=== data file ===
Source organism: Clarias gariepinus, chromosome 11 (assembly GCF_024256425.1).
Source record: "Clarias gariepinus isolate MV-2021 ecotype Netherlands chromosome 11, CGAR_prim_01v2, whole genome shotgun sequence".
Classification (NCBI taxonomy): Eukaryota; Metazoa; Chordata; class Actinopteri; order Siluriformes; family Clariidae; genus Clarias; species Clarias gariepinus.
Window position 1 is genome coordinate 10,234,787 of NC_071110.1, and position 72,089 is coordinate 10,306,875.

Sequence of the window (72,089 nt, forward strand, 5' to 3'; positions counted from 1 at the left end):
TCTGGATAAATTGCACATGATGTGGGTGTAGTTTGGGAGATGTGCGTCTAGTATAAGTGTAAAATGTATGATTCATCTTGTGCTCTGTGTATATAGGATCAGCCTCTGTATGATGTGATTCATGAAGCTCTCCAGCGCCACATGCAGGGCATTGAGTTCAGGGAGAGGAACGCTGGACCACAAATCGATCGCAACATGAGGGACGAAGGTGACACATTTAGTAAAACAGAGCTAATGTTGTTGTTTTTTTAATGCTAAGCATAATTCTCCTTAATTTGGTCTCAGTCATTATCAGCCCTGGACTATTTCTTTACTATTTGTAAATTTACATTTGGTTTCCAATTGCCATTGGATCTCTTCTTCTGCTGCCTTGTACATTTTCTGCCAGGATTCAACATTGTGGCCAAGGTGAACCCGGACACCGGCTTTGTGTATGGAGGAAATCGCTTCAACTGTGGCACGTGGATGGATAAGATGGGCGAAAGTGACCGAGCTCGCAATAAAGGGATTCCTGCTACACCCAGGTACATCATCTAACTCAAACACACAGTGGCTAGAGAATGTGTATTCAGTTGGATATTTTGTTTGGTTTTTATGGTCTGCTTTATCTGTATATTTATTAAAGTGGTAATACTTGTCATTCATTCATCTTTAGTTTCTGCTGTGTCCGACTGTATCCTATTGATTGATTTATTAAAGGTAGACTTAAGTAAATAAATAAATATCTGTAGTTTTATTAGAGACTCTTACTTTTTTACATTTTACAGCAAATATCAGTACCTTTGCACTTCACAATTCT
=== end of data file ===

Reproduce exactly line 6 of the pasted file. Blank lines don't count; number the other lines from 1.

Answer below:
TCTGGATAAATTGCACATGATGTGGGTGTAGTTTGGGAGATGTGCGTCTAGTATAAGTGTAAAATGTATGATTCATCTTGTGCTCTGTGTATATAGGATCAGCCTCTGTATGATGTGATTCATGAAGCTCTCCAGCGCCACATGCAGGGCATTGAGTTCAGGGAGAGGAACGCTGGACCACAAATCGATCGCAACATGAGGGACGAAGGTGACACATTTAGTAAAACAGAGCTAATGTTGTTGTTTTTTTAATGCTAAGCATAATTCTCCTTAATTTGGTCTCAGTCATTATCAGCCCTGGACTATTTCTTTACTATTTGTAAATTTACATTTGGTTTCCAATTGCCATTGGATCTCTTCTTCTGCTGCCTTGTACATTTTCTGCCAGGATTCAACATTGTGGCCAAGGTGAACCCGGACACCGGCTTTGTGTATGGAGGAAATCGCTTCAACTGTGGCACGTGGATGGATAAGATGGGCGAAAGTGACCGAGCTCGCAATAAAGGGATTCCTGCTACACCCAGGTACATCATCTAACTCAAACACACAGTGGCTAGAGAATGTGTATTCAGTTGGATATTTTGTTTGGTTTTTATGGTCTGCTTTATCTGTATATTTATTAAAGTGGTAATACTTGTCATTCATTCATCTTTAGTTTCTGCTGTGTCCGACTGTATCCTATTGATTGATTTATTAAAGGTAGACTTAAGTAAATAAATAAATATCTGTAGTTTTATTAGAGACTCTTACTTTTTTACATTTTACAGCAAATATCAGTACCTTTGCACTTCACAATTCT